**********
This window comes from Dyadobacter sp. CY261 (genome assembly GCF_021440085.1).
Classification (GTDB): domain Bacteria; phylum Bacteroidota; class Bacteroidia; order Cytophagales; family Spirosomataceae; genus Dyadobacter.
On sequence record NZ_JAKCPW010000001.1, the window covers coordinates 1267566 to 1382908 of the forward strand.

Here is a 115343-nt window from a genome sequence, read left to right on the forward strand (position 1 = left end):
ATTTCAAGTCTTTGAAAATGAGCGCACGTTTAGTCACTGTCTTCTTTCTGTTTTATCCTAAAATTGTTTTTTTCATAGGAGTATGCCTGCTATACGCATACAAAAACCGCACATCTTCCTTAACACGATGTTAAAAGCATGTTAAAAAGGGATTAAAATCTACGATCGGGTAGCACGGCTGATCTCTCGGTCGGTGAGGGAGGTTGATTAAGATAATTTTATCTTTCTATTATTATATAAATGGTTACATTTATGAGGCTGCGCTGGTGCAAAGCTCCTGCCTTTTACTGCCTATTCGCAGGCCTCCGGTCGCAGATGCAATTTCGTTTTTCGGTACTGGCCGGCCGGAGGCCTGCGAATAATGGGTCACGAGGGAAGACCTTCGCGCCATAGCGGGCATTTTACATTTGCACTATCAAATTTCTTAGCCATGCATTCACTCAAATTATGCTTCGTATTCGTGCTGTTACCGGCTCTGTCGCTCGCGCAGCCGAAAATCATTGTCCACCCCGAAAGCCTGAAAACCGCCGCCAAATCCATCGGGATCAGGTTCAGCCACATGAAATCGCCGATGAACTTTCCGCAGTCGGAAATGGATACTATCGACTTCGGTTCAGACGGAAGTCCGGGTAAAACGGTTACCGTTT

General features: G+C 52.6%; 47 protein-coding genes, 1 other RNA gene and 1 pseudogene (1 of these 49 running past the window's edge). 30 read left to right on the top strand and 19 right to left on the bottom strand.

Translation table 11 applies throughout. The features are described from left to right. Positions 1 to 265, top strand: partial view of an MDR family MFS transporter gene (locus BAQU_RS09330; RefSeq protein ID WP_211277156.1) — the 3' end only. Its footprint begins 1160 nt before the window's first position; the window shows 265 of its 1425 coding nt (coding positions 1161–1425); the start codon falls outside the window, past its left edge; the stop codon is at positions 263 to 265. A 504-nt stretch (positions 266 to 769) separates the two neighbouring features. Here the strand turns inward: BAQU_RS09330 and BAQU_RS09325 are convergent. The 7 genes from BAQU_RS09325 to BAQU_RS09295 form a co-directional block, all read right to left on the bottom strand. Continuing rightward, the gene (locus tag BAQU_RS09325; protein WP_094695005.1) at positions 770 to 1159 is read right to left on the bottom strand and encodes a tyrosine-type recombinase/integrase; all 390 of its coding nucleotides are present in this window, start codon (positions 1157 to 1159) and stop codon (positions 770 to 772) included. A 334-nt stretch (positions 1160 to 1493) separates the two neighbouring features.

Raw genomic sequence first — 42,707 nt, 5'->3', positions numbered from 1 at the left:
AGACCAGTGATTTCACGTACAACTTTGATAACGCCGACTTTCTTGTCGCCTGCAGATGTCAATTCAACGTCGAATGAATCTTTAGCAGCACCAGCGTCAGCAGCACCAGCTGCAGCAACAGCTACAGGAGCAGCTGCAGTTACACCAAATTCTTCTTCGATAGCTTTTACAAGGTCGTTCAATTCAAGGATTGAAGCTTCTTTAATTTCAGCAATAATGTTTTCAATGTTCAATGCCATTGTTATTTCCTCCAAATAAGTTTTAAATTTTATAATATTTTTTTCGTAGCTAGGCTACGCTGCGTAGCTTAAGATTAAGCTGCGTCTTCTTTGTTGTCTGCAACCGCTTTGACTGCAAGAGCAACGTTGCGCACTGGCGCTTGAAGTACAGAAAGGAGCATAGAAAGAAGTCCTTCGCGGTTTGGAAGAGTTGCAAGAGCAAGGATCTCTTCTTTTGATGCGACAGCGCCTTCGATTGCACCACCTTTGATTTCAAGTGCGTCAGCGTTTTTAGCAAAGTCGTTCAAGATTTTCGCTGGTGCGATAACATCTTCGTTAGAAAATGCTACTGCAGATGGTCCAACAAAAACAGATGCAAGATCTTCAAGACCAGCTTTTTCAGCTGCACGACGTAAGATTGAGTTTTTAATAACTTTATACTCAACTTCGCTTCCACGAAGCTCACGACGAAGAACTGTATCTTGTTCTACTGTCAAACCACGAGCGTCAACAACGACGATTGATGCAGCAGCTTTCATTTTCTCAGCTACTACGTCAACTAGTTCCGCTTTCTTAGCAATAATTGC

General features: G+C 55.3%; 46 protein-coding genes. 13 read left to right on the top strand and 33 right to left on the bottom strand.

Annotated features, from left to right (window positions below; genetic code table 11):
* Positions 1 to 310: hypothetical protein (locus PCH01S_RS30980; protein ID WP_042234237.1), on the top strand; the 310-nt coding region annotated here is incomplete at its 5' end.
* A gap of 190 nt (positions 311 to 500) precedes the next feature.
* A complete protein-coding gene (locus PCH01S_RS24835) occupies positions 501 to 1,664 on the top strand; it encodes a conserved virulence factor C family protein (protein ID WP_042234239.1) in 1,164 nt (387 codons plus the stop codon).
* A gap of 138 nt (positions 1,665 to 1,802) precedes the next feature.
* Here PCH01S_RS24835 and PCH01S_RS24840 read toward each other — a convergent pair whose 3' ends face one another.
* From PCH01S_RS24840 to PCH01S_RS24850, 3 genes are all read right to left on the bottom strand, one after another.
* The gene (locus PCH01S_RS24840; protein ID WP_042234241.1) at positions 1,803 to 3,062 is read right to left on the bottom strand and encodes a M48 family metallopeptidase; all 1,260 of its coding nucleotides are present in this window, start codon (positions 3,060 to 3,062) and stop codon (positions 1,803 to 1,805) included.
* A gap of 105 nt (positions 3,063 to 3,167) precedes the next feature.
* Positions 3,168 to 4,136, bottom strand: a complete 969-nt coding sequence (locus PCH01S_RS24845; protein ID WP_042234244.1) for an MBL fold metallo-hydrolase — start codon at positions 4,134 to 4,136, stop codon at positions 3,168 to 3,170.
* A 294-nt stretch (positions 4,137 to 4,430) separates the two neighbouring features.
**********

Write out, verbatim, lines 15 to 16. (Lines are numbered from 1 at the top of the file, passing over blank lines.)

* A gap of 138 nt (positions 1,665 to 1,802) precedes the next feature.
* Here PCH01S_RS24835 and PCH01S_RS24840 read toward each other — a convergent pair whose 3' ends face one another.